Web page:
Calling All Vendors – Practices have Gone Up in Value

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If you had your practice valuation prepared a couple of years ago you should see a marked increase in today’s Goodwill value. Continuing on from my article in Volume 25 of Professional Advisory, vendors should receive a higher value for their Goodwill because of the lower tax rate for the purchaser when they incorporate to purchase a practice.

This is most noticeable in larger practices that are paying up to 35 and 45 percent tax on the excess earnings. Since the tax rate for the incorporated purchaser would only be 19% there is more money left over after taxes to put toward the higher purchase price of a practice.

Experience has shown that Goodwill in a larger practice has gone up as much as 30 to 35 percent. In a small practice where the personal tax rate on excess earnings is only, say 25 percent, then the tax differential is not as noticeable and therefore the Goodwill value does not jump as much.

Underachieving practices, with low billings per patient, will also experience noticeable increases. The limiting factor of low excess earnings will notice the benefit of the lower professional corporation tax rates. Too often the more conservative practices suffer in their bottom line. This new professional corporate tax rate for the purchaser leaves more excess earnings, which, with extensive patients, makes the higher value come together in balance.

Sale of shares or sale of assets for the vendor

It would be prudent to talk to your accountant about forming a Professional Corporation to sell your practice. Would it be good for you? Yes, you can incorporate to sell your practice and not have to wait an extended period of time. One must realize that a share sale will be at a lower value but the taxes also could be at a considerably lower cost. Potentially you would have the $500,000 exemption available in a share sale. Even the formation of a hygiene corporation owned by your spouse could double the exemption. Talk to your accountant. Note: the vendor does not have to incorporate for the purchaser to have the lower tax rate on excess earnings.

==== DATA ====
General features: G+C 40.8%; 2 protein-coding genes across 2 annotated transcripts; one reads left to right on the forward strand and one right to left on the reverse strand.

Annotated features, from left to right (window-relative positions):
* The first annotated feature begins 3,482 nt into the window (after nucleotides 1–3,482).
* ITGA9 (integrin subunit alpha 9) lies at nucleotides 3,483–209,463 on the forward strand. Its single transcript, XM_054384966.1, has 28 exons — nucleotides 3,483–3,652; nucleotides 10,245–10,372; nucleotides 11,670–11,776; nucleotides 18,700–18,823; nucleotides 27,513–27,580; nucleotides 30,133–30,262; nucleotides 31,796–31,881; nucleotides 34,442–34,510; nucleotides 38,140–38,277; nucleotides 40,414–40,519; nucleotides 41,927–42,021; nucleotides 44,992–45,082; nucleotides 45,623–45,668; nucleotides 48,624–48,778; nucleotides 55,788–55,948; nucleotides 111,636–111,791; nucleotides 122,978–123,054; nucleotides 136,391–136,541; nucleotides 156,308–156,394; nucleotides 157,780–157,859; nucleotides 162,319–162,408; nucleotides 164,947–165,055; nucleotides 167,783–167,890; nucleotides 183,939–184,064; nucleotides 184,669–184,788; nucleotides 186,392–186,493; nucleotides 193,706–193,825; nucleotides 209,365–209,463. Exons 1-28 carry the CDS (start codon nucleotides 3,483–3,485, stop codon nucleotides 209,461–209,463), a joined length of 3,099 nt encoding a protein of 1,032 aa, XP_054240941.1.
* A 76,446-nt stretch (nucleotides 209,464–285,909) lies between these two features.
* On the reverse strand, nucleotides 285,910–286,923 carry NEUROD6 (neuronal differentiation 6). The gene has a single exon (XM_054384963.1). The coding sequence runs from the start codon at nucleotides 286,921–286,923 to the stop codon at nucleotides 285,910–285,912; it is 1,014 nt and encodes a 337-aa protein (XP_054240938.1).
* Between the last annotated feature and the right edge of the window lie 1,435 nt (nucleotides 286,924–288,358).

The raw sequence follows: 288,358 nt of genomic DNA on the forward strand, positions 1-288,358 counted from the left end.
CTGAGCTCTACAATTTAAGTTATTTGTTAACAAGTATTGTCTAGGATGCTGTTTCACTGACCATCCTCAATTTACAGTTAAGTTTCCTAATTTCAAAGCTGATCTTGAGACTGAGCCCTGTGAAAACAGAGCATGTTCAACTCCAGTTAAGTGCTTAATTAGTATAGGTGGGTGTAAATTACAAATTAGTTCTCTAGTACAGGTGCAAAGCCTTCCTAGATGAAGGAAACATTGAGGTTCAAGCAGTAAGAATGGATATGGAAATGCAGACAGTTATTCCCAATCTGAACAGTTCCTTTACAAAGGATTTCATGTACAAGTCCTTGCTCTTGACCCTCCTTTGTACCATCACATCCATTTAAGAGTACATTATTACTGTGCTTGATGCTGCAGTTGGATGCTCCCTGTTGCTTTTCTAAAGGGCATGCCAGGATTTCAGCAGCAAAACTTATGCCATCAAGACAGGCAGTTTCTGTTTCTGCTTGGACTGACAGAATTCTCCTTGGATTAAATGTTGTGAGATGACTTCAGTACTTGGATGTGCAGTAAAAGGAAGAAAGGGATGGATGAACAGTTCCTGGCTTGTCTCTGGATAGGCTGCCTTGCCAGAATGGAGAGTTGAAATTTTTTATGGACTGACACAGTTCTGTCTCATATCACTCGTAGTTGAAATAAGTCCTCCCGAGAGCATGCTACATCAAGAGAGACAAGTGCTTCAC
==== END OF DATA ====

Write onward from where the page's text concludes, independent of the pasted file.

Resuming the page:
Upper limits on value:

In the right combination of billings per patient, reasonable equipment and solid excess earnings from ownership, it would not be unrealistic to have your practice value equal to your billings or higher. This kind of practice would be of limited risk because of the extended patient base, equipment that has a reasonable future life expectancy and overhead with controlled costs. After the sale, the results should be able to be duplicated by most purchasers.

Are practices saleable at these higher figures?

Yes, there is more money available to pay for the practices because the government share of the excess earnings has been reduced. This seems contradictory but the tax reduction on the excess earning capacity has a great impact in paying off the practice. I would say even faster than before when purchasers could not incorporate.

“Excess earnings” of the practice is the money left over after all true expenses including paying the owner and the associates for their professional services at 40 percent.

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